Countered Zahedi, “Free speech is public speech. [The Powers situation] is all about doing it in secret, and that’s a cabal. It’s trying to control something without people realizing you’re doing it, and that’s not free speech…. It’s one thing to say, ‘Your film sucks.’ It’s another to thing to affect the visibility of a film by approaching [journalists and programmers].”
In our interview, Zahedi likened his situation to that of other artists who have critically confronted Islamic culture in their work. “There’s a war on free speech,” Zahedi says. Referencing the killing of Dutch filmmaker Theo Van Gogh by a Dutch-Moroccan Muslim, Zahedi, who says he’s worried that he himself could face physical attack because of his film, said, “As long as people have this fear there is no freedom of speech and freedom of the press. [Powers] is at the vanguard of the internalization of that fear. We’ve internalized the terrorists. ‘How will they respond if we do this?’ So we don’t do things.”
Zahedi continues, “I think [Powers] really hates my movie, that he thinks it’s a bad thing in the world. But what he’s not seeing is that this is exactly how they win, by us preempting our rights because ‘there could be trouble.’ This liberal programmer is unknowingly and unwittingly a reactionary.”
If Powers’ initial concern was that people could face physical danger due to their participation in the film — a possible outcome mulled over by Kohn in his initial review — he admits now, “With eight months hindsight I’m not aware of anyone being harmed because of this film, and that’s a good thing.” However, there is one thing that he and Zahedi agree on, and that is the publicity value of this controversy. Powers is not unaware of the irony that his emails of last Spring have garnered The Sheik and I publicity on the week of its release. “One of the reasons I was extremely reluctant to say anything publicly is that all the film has going for it is controversy,” Powers said. “And I find it galling that I find myself dragged into the discussion. We are playing into a marketing campaign over a deeply meretricious film.”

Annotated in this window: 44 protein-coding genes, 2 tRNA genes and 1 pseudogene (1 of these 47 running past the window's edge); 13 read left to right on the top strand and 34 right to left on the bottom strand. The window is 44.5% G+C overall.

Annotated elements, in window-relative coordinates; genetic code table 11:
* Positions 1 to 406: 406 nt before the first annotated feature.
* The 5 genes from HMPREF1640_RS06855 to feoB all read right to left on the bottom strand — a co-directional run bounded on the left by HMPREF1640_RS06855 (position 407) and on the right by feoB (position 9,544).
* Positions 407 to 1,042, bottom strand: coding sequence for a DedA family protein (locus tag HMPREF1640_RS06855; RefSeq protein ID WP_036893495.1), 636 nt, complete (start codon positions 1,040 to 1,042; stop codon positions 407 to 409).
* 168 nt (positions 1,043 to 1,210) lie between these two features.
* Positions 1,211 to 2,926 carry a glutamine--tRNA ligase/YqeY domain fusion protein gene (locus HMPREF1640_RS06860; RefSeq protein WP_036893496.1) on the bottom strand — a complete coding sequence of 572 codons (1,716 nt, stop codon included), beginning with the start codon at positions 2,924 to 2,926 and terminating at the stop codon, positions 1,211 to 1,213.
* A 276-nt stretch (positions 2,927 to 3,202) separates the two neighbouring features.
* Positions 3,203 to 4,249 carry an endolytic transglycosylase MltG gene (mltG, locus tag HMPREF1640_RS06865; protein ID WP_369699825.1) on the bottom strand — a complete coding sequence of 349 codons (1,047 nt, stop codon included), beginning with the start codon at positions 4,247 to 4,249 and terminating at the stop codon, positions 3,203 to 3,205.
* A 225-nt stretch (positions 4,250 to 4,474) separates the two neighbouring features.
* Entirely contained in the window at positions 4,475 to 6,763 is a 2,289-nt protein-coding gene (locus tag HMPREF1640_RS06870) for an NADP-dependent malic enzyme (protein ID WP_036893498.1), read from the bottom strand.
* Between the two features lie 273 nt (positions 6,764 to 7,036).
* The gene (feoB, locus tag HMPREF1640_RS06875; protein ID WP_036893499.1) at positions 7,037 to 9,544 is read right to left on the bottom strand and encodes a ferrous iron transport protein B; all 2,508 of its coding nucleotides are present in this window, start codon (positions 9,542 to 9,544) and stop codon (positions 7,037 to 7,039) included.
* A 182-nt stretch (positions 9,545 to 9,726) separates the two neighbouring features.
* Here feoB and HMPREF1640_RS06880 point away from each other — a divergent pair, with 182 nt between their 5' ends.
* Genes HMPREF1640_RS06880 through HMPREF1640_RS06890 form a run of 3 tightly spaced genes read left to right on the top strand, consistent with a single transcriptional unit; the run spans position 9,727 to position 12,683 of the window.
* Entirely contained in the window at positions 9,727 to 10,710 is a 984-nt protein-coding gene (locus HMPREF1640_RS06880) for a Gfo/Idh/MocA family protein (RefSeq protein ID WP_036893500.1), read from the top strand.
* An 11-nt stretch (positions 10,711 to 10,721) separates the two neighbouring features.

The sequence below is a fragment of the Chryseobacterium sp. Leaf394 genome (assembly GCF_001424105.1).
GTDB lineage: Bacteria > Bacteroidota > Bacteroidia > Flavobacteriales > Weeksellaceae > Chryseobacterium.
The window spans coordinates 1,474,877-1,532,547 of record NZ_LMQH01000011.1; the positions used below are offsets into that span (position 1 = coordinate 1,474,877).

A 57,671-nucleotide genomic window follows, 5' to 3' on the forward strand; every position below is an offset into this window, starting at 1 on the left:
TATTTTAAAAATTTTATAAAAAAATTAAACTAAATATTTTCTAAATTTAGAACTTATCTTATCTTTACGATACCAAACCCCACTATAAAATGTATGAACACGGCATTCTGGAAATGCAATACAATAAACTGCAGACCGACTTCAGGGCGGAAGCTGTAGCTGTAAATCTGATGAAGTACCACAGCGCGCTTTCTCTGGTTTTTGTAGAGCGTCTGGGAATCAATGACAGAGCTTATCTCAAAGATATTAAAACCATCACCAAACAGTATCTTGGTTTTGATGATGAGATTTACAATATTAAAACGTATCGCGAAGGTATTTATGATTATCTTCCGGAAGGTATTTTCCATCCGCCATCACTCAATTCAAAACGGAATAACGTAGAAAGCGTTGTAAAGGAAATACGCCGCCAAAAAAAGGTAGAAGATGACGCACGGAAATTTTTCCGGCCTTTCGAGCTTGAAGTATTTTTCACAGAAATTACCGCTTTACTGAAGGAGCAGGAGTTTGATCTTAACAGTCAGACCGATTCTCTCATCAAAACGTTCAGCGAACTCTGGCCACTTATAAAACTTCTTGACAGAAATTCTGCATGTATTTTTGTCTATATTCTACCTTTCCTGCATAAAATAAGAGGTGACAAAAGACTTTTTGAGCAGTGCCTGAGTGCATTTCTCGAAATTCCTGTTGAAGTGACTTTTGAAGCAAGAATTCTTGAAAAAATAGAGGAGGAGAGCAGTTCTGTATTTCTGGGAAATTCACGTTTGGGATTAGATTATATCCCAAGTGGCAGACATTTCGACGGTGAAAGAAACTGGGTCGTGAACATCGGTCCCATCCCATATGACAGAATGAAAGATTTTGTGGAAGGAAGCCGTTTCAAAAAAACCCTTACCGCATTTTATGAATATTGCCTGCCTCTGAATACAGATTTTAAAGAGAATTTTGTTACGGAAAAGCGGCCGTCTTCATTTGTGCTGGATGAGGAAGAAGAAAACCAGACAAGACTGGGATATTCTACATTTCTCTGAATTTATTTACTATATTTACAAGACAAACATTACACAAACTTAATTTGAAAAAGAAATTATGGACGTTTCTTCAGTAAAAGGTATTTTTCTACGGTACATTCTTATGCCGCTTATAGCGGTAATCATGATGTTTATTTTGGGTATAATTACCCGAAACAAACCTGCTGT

Admits Zahedi, “I’m completely using it. But my indignation is real… And the way the film got censored there [in the Middle East] and the way it got censored here are so similar, I had to point it out.” And what of Powers’ claim that his interest was not in marginalizing an artist’s work but protecting the films’ subjects? “One thing that pisses me off is this arrogance [by people like Powers] that they know what this film is, what the costs of the film are going to be, and that they can intervene,” Zahedi continued. “Why does he think he’s entitled to sway public opinion about Sharjah? Weirdly enough, no one in the Muslim world has tried to block my film since the original legal battle. They settled, signed a [paper] saying I have a right to [release] it. The only person who has tried to [censor] it is Thom Powers. It’s weird that that’s where the oppression is.”
Just as I was about to post this piece, I received a second call from Powers as well the text of the original emails to both Zahedi and Pierson. I asked Powers if he has further regrets over the way this story has played out, with the publication of Kohn’s critical piece today and commenters on Twitter viewing this as an example of a gatekeeper using his influence to squelch the fortunes of an independent filmmaker.
“The point I’m sorry has gotten missed,” said Powers, “is that I wanted to focus attention on putting the subjects of your film in harm’s way, and somehow it’s turned into a debate over whether I have too much power in the documentary industry. Caveh has won that battle, but I think the emphasis is [misplaced]. So I may have chosen the wrong strategy. Maybe what I should have done is published this publicly in the first place. But I didn’t think it was my role to take the role of a public critic and write a critique of his film. I did think I was in a unique position to ask writers who are critics to make sure they were considering this film from all the angles. In a way I feel a little bit justified when I read a review like the New York Times review that makes no mention of the safety of the subjects in the film. I think that question was in danger of being lost. And yes, one thing that made me attuned and extra sensitive is that one of those subjects was Rasha, my colleague, who lives in the Middle East.”
Thom Powers’ email to Caveh Zahedi:
Since you asked me for feedback, I want to convey that I watched your film and found it deeply troubling for its breach of filmmaking ethics and reckless behavior toward people who put their faith in you.